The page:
That cup of coffee might seem pretty appealing in the morning but did you know that there’s an association between caffeine and fatigue?
You might want to check out what I’m saying here yourself by keeping a Caffeine Fatigue Journal. Simply set up the pages like this:
1. Know Caffeine-Containing Foods
First review a list of foods that contain caffeine. Here’s a simple list to get you started:
- Black tea
- Oolong tea
- Milk Chocolate
- Green tea
- White tea
- Dark Chocolate
- Protein Drinks
- Protein Bars
- Yerba Mate Tea
- Weight Loss Supplements
- Energy Drinks
Your best way to find out if caffeine is included in your foods is to read the labels and go online to see how much caffeine is included in each one.
Companies usually list this info, but it may be tucked away and you’ll have to dig sometimes to find it.
2. Set Up A Fatigue Measurement Scale
Next set up a scale for you to evaluate your caffeine fatigue.
Use a scale of 1-10, where 10 is that you are so tired you must go take a nap – or if it’s in the morning, you just can’t get out of bed. A rating of 1 means that you are full of energy.
3. Know What Time Of Day To Rate Yourself
You’ll want to rate yourself during the day at these times:
- In the morning when you first open your eyes
- One hour after breakfast
- One hour after lunch
- Before dinner
Use the scale of 1-10 to rate yourself each day.
4. Record Caffeine Foods And Beverages
Include what you ate and drank during the day as well, and especially write down the amount of the foods or drinks if they contained caffeine.
5. Note Differences
What’s really helpful is to then try to go without any caffeine for a few days and write in your Caffeine Fatigue Journal what happens. I think you’ll be very surprised about the results.
Caffeine And Adrenal Fatigue: The Connection
Caffeine – and coffee drinks or tea drinks – can be so loaded with caffeine that they cause the body to go into an adrenal fatigue state.
The association between caffeine and adrenal fatigue is a known medical association.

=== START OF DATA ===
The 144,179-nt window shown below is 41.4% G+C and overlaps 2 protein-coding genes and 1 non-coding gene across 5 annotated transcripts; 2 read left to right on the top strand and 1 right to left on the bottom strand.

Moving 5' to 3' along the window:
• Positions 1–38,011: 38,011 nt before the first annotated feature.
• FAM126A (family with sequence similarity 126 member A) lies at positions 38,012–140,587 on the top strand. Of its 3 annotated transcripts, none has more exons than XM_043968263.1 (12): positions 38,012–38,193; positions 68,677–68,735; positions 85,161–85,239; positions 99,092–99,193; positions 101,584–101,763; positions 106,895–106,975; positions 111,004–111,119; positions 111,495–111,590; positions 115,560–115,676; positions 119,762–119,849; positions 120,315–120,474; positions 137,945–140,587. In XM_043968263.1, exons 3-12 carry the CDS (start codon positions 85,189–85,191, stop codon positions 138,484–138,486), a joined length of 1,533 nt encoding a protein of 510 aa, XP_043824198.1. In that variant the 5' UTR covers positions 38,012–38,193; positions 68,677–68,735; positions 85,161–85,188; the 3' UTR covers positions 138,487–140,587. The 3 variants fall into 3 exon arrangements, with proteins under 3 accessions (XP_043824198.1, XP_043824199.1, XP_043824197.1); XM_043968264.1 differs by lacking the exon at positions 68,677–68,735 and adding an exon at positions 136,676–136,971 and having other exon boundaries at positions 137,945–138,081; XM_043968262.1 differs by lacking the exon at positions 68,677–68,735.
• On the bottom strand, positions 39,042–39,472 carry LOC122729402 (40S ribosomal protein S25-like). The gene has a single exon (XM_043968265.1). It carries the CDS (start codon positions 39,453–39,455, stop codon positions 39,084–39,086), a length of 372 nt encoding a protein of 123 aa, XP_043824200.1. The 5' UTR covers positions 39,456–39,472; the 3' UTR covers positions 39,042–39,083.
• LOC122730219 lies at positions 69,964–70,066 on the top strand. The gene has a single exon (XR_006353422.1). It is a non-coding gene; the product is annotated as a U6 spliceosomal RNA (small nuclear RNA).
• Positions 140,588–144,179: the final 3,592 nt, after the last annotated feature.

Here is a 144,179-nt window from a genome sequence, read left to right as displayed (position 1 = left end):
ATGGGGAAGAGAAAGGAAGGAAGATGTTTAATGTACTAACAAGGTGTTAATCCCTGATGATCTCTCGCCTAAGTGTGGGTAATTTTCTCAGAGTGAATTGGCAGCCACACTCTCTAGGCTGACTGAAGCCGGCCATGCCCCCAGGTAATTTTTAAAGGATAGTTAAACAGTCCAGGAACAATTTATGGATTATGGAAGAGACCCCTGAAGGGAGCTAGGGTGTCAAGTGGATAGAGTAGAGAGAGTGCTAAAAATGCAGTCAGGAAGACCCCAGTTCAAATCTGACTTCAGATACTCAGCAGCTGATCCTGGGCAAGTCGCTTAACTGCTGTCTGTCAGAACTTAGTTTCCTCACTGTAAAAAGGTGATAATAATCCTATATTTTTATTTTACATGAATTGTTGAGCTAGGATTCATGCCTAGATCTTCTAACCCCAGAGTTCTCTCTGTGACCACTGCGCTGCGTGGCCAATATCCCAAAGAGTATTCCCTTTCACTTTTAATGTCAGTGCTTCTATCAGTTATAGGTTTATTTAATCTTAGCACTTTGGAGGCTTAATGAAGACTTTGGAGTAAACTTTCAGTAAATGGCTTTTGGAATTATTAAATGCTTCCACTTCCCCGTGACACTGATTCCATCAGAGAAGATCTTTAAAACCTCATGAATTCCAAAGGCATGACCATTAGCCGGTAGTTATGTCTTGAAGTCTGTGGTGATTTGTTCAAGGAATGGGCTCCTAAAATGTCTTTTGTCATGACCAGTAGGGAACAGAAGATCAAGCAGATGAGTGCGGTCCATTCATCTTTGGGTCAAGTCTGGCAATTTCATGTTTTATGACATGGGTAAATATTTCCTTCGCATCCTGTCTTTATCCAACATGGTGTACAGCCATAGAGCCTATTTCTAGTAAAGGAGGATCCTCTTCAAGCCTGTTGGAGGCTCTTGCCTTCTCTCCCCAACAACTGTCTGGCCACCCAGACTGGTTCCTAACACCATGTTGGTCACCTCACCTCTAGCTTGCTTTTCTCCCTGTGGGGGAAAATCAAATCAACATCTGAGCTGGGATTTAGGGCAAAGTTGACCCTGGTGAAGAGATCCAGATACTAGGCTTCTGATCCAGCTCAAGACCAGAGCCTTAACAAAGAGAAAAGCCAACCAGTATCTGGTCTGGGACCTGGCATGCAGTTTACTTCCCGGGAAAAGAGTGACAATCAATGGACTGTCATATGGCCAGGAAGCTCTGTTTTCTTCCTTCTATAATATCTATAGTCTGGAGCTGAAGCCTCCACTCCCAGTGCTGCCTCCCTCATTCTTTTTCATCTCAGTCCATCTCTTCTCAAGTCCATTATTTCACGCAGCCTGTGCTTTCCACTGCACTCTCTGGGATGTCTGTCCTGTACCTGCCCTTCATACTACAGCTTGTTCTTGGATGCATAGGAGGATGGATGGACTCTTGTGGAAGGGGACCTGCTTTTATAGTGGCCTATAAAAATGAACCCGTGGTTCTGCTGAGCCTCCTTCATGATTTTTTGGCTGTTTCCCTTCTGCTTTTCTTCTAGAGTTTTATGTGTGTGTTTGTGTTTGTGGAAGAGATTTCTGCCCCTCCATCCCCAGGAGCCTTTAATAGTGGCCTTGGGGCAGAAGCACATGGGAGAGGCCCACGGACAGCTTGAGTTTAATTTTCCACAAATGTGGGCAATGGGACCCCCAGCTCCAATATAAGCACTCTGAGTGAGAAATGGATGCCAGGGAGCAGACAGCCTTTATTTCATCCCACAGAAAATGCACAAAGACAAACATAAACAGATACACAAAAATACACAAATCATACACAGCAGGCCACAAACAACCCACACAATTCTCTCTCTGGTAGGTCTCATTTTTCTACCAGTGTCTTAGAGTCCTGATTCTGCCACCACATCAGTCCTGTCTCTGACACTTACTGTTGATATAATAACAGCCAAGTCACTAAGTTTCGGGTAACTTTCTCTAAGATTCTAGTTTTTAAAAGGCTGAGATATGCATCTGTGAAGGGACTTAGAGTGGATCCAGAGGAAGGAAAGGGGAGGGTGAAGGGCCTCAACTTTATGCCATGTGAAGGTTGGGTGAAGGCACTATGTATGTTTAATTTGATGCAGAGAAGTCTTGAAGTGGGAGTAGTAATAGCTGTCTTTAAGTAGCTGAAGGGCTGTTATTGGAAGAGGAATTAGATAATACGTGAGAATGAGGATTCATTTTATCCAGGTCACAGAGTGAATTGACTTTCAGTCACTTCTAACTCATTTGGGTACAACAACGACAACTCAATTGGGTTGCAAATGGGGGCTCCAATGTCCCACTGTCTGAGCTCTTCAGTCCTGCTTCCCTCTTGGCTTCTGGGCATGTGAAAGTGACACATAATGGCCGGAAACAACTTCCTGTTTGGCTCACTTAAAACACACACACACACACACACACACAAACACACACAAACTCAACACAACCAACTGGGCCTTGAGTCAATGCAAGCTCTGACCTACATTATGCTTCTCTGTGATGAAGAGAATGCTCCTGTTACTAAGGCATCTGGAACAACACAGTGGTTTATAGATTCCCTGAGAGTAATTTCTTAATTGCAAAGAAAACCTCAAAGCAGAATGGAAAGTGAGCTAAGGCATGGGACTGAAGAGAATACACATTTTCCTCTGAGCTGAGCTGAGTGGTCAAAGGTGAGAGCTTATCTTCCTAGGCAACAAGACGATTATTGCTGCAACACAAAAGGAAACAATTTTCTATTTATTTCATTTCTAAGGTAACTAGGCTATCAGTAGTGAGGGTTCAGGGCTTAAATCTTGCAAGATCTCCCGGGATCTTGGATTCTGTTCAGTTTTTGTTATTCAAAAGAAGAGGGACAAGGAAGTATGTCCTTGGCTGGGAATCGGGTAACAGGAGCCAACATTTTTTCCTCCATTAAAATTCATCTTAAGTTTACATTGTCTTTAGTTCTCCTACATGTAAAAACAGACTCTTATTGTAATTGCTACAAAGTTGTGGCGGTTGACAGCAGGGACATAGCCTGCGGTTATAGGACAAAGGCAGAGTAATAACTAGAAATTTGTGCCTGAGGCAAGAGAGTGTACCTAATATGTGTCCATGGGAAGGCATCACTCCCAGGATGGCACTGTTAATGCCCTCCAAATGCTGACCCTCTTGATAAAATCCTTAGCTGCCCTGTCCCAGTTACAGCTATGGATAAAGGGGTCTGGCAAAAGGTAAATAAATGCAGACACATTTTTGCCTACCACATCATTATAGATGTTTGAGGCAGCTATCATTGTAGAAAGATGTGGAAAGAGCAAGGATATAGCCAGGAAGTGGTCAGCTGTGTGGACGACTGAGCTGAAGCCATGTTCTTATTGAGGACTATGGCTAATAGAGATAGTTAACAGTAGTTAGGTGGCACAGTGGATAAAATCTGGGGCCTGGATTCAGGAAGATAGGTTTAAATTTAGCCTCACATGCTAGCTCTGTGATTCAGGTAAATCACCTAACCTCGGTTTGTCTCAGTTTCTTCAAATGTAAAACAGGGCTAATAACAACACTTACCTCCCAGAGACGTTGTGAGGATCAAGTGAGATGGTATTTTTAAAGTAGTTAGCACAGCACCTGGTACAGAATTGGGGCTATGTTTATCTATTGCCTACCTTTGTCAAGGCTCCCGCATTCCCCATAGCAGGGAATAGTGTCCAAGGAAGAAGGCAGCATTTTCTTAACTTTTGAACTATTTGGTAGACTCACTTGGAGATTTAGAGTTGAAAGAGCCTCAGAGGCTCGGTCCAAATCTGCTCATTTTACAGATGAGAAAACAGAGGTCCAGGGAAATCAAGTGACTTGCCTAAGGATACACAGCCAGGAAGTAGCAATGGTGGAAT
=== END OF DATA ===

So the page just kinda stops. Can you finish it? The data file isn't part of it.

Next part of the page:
What happens is that the stimulation of caffeine and coffee on the adrenal glands revs up the gland so much that it puts it in overdrive. The gland then starts to wear out, and can’t keep up with the high demands on it.
The adrenal gland pumps out hormones to help you deal with fight or flight situations.
The longer your body registers a fight or flight situation, the longer it has to pump out these adrenal hormones.
Working Out Is A Fight-Or-Flight Situation Just Like Caffeine
It’s similar to you telling your body to work out not for one hour but 10 hours. How long do you think you could keep it up?
Not very long, because your body wasn’t made to do this. You need to have rest after a short fight or flight scenario. Working out is considered a fight-or-flight situation to the body, by the way.
Coffee Stimulates Catabolism
After you drink a cup of coffee or tea, the caffeine stimulates the production of epinephrine, which shifts the body’s metabolism to something called catabolism.
During catabolism, the body is broken down for energy. Nothing can be synthesized – no new tissues – during catabolism.
And if you can’t synthesize new tissues, you aren’t regenerating your body. Fatigue is inevitable.
When You’ll Feel The Caffeine And Fatigue Connection
The most likely times you will feel fatigue are the following:
- In the morning when you first wake up
- 1 to 1-1/2 hours after a caffeine-containing food
- After a day of consuming caffeinated foods
Caffeine Really Isn’t Your Friend
That protein or energy bar which contains caffeine really is a detriment to you. Maybe you like the temporary surge of energy but the results on your adrenals from the caffeine and adrenal fatigue connection zaps more energy from you.
Don’t think that it won’t get you. As long as you’re human, your physiology works like everyone else’s.
You might be healthier than most people so you don’t feel the crash so soon, but the caffeine is working on your body in a negative way on the molecular level.
And don’t think that you can handle xxx amount of caffeine each day. Caffeine is caffeine and it acts the same no matter what food it’s in.
Look for other stimulants besides coffee and energy drinks and chocolates and tea. Tea does contain less caffeine, but still caffeine is caffeine. Learning to live without it is really the best choice.
For more information on how to beat fatigue, see the ebook, End Tiredness Program. It’s full of lots of good suggestions on how to beat tiredness once and for all.